In other part of this package of anti-tobacco bills would restrict electronic cigarettes in the same way that regular cigarettes are restricted. Why was that included?
Essentially, electronic cigarettes are not regulated at all. The big battle here is whether or not they should be defined as tobacco products or not. When I was in the city that I represented -- when I was the mayor we looked at that and we did not define e-cigarettes as tobacco products. We made a decision we were going to regulate them as if they were. We're pretty confident the FDA is going to come out with regulations to say they are tobacco products. That might happen. The problem is that you are targeting young people. You're getting them who on nicotine and that is the driver in all of this. All of the other bad things to come with cigarettes. That is where the addiction starts.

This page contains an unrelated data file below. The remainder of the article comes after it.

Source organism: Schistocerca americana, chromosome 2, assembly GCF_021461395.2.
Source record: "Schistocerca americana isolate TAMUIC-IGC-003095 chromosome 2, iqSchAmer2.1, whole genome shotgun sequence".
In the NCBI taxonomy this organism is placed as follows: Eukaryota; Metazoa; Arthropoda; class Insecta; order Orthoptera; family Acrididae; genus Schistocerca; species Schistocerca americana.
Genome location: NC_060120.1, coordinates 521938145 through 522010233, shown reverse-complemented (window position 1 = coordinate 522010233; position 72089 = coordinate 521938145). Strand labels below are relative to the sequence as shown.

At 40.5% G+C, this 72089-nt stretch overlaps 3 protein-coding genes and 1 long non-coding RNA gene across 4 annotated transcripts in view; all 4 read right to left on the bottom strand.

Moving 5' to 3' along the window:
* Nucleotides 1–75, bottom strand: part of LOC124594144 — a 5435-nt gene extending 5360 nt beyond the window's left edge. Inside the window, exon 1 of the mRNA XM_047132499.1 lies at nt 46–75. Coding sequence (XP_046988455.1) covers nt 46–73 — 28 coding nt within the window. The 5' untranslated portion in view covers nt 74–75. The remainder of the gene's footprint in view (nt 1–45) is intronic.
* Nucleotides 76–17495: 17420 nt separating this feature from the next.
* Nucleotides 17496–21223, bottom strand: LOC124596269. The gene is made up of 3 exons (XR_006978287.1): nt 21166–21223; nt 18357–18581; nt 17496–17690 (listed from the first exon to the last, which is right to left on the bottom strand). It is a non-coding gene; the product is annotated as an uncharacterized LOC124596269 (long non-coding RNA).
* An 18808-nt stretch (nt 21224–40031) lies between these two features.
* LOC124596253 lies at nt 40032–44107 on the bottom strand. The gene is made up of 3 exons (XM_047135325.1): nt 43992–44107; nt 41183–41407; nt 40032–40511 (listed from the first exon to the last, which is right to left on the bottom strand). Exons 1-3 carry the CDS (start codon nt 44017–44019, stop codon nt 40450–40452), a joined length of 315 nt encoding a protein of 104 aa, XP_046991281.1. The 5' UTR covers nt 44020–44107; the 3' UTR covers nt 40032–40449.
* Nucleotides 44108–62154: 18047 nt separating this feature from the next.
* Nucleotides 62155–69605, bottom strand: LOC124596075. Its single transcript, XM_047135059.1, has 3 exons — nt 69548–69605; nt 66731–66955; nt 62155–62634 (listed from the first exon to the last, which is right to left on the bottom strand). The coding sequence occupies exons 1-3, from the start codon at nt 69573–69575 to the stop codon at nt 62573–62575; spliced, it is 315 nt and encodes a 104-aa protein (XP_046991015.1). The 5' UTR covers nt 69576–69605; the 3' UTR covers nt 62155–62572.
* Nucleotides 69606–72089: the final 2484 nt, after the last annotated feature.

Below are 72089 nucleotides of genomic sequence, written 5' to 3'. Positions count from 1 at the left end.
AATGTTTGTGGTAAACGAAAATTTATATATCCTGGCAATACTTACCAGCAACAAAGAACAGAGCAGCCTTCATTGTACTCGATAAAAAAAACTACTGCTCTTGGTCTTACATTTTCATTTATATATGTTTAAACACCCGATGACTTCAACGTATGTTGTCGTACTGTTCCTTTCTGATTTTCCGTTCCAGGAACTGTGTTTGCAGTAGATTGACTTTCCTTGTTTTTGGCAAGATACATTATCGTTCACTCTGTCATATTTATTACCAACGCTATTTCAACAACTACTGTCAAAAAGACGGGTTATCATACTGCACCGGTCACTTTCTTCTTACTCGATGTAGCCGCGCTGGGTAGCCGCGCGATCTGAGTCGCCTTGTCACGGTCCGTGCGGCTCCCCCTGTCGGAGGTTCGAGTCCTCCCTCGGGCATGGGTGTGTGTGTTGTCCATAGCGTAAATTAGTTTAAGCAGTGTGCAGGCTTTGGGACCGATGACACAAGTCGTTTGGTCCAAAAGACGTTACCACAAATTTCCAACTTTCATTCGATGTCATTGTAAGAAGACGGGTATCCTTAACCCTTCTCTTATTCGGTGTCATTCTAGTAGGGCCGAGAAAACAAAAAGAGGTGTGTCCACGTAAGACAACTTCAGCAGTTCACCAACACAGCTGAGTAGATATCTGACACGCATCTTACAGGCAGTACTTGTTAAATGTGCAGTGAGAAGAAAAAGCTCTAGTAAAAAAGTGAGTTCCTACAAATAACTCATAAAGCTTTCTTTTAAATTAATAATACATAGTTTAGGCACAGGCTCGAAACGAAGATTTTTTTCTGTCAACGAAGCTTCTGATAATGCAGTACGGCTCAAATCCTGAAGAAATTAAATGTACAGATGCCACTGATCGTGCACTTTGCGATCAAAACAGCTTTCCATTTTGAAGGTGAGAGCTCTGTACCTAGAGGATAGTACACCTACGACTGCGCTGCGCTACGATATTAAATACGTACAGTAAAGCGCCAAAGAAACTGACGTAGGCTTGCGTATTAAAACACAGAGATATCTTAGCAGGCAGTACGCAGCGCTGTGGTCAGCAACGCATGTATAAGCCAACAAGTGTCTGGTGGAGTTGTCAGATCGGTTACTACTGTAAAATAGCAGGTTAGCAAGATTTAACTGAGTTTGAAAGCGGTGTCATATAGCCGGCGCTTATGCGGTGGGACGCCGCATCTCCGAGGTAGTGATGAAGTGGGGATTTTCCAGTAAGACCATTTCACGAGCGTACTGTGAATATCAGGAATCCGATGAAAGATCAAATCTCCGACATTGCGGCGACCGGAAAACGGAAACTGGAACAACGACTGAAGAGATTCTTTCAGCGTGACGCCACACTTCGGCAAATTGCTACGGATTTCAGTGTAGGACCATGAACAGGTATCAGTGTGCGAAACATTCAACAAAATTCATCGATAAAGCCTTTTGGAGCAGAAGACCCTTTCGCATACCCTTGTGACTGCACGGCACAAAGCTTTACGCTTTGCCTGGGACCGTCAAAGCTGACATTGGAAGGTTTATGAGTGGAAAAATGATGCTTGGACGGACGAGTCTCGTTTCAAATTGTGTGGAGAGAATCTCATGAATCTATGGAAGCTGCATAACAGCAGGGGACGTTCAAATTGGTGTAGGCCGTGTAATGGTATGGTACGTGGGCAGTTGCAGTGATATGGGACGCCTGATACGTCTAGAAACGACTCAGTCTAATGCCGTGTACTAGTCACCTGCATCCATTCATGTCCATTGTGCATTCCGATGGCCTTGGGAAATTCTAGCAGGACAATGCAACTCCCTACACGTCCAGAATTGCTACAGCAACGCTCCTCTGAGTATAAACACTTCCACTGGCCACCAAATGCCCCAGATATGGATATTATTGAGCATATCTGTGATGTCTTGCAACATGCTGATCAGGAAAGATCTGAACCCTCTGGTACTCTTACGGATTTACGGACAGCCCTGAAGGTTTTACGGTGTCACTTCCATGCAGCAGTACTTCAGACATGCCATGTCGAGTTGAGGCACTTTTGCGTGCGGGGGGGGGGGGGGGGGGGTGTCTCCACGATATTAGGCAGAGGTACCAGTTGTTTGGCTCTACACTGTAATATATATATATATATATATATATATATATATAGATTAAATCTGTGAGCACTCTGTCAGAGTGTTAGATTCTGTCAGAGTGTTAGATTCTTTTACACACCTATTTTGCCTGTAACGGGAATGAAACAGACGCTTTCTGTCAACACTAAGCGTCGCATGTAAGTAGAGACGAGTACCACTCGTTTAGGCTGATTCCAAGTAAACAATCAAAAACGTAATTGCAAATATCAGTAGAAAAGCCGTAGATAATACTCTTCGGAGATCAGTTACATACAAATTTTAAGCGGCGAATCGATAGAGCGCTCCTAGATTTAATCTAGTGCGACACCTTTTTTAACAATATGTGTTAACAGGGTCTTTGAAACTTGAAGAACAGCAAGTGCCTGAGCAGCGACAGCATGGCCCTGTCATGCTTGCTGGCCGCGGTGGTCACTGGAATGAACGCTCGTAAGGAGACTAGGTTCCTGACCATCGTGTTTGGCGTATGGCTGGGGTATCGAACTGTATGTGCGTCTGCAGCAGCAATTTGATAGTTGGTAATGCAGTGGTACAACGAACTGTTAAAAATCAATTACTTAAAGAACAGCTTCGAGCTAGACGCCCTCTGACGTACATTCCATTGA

Debra Kelly -- the vaping industry argues that e-cigarettes are safer than smoking regular cigarettes. Therefore they should not be restricted in the same way the smoking tobacco is. Would you say to that?
We actually don't know how safe or how dangerous these products really are. We might not know for 20 years. At the effects accumulate. We certainly know enough about what can be an them. There are a lot of cancer-causing substances, a lot of toxic substances that they produce very high levels of particulate matter. A number of -- has been tested and they have been shown to damage the lungs and produce information. There is plenty there to give us concern about short-term and long-term health effects. Is a reasonable way to protect the population -- protect kids because this is a product being marketed to kids with a lot of sweet flavors. We don't want to set these kids are path of nicotine addiction and that is what these products can do.